Note: This is an archived Handbook entry from 2010.
|Dates & Locations:|| |
This subject has the following teaching availabilities in 2010:Semester 2, Parkville - Taught on campus.
Timetable can be viewed here. For information about these dates, click here.
|Time Commitment:||Contact Hours: 1 x 1.5 hour lecture and 1 x 1 hour tutorial per week. |
Total Time Commitment: Not available
|Prerequisites:||Completion of at least 12.5 points at second year in Criminology.|
|Recommended Background Knowledge:||Levels 1 & 2 Criminology|
|Non Allowed Subjects:||191-427 Crime, Ethnicity and Race|
|Core Participation Requirements:||
For the purposes of considering request for Reasonable Adjustments under the disability Standards for Education (Cwth 2005), and Students Experiencing Academic Disadvantage Policy, academic requirements for this subject are articulated in the Subject Description, Subject Objectives, Generic Skills and Assessment Requirements of this entry.
The University is dedicated to provide support to those with special requirements. Further details on the disability support scheme can be found at the Disability Liaison Unit website: http://www.services.unimelb.edu.au/disability/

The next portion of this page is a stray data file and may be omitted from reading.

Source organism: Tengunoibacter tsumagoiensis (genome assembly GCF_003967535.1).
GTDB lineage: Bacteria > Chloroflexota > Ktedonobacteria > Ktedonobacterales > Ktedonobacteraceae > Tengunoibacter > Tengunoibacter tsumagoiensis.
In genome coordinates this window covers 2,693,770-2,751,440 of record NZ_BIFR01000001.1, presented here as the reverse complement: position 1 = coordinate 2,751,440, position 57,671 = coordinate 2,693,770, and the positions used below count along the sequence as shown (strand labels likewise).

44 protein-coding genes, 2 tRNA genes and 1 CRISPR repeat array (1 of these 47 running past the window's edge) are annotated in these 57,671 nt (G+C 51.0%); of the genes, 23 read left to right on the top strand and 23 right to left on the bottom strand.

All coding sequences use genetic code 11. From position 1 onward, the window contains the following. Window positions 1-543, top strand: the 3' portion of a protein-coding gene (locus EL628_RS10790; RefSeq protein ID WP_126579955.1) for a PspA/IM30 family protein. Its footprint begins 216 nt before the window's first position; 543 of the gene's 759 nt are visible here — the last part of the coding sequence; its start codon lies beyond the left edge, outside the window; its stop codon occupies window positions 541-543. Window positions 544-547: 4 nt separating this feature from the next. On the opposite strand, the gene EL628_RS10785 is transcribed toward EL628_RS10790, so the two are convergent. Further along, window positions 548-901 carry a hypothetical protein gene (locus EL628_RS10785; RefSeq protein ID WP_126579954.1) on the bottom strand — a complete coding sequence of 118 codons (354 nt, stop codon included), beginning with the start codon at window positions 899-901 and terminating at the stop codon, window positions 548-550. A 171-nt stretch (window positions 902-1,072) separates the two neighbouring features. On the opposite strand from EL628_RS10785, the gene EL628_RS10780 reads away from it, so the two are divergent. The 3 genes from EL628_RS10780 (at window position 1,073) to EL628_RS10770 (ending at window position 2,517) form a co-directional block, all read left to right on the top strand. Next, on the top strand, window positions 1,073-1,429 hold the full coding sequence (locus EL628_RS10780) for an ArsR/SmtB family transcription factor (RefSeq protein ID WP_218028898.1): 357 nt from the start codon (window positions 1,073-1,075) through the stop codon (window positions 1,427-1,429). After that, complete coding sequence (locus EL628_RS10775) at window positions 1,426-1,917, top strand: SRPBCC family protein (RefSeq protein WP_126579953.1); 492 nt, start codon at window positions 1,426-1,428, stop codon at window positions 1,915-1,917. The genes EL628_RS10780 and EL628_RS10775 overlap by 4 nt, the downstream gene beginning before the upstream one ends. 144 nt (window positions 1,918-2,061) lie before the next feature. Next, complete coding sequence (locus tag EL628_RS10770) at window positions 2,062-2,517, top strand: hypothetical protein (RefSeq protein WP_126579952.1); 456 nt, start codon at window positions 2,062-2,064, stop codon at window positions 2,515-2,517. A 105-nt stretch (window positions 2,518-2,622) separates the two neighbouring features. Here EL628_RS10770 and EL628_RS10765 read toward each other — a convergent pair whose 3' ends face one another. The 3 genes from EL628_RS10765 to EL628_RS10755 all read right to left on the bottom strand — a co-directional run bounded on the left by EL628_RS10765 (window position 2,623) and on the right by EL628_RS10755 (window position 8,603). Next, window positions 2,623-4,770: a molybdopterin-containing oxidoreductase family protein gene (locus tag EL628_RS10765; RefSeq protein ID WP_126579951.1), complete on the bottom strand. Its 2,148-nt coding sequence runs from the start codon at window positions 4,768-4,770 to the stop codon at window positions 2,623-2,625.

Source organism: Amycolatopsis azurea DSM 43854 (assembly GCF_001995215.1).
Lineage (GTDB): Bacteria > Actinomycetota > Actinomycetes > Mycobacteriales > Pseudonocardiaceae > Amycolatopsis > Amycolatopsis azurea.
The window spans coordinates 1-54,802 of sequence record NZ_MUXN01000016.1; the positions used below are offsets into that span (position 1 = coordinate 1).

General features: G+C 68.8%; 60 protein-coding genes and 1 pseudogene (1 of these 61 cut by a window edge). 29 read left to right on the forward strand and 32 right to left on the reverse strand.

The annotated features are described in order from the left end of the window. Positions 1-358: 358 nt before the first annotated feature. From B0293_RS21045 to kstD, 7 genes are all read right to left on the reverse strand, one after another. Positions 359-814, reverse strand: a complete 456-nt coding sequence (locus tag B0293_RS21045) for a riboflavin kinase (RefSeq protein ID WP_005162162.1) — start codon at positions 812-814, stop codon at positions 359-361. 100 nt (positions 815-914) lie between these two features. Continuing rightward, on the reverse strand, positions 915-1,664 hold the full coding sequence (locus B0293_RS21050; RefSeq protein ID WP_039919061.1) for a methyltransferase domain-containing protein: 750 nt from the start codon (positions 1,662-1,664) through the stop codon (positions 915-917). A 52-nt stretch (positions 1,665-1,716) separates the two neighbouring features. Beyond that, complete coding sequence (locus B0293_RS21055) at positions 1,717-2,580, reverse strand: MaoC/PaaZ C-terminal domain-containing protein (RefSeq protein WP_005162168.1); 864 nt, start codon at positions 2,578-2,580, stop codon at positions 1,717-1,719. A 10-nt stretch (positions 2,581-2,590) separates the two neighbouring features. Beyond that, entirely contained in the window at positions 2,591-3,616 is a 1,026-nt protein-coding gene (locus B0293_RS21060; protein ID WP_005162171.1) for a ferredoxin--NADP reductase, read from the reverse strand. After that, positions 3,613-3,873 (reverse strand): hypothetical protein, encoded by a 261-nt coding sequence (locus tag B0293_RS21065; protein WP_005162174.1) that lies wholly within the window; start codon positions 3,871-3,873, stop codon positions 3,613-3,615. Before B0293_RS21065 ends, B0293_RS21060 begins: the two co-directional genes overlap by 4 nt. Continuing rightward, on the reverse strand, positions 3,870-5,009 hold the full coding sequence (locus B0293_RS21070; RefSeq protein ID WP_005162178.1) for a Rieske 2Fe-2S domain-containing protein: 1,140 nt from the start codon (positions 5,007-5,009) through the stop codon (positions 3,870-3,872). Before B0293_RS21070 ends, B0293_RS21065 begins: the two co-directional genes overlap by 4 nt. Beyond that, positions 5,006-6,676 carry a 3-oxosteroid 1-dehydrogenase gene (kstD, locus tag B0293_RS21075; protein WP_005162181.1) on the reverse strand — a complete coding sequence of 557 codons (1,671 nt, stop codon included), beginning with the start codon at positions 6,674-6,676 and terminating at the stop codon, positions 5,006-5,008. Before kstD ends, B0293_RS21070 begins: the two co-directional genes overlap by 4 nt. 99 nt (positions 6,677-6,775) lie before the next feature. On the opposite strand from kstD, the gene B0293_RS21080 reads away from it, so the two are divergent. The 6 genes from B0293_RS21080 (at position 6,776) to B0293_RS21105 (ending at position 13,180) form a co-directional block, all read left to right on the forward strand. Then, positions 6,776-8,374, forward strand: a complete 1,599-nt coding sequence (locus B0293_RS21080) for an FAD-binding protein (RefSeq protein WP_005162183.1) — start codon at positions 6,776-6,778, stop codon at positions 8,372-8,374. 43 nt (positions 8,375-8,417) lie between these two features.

CoordinatorMs Sarah James-Murray
This subject offers an examination of the relationship between crime, ethnicity and race. It explores, in particular, the relationship between whiteness, Indigenous status and the practices and institutions of the criminal justice system. It considers different theoretical perspectives on the processes of Indigenous criminalization and victimization, and examines specific issues such as settler racism, differential policing and access to justice. It explores criminal justice reforms through an analysis of the role of partnerships, voice and ethics.
|Assessment:||An essay of 2500 words 75% (due during semester), and a take-home exam of 1500 words 25% (due during the examination period).|
|Prescribed Texts:|| |
A subject reader will be available for purchase from the University Bookshop.
|Breadth Options:|| |
This subject potentially can be taken as a breadth subject component for the following courses:
You should visit learn more about breadth subjects and read the breadth requirements for your degree, and should discuss your choice with your student adviser, before deciding on your subjects.
|Fees Information:||Subject EFTSL, Level, Discipline & Census Date|
|Notes:||Available as a Breadth subject to non-Bachelor of Arts students|
Socio-legal Studies Major
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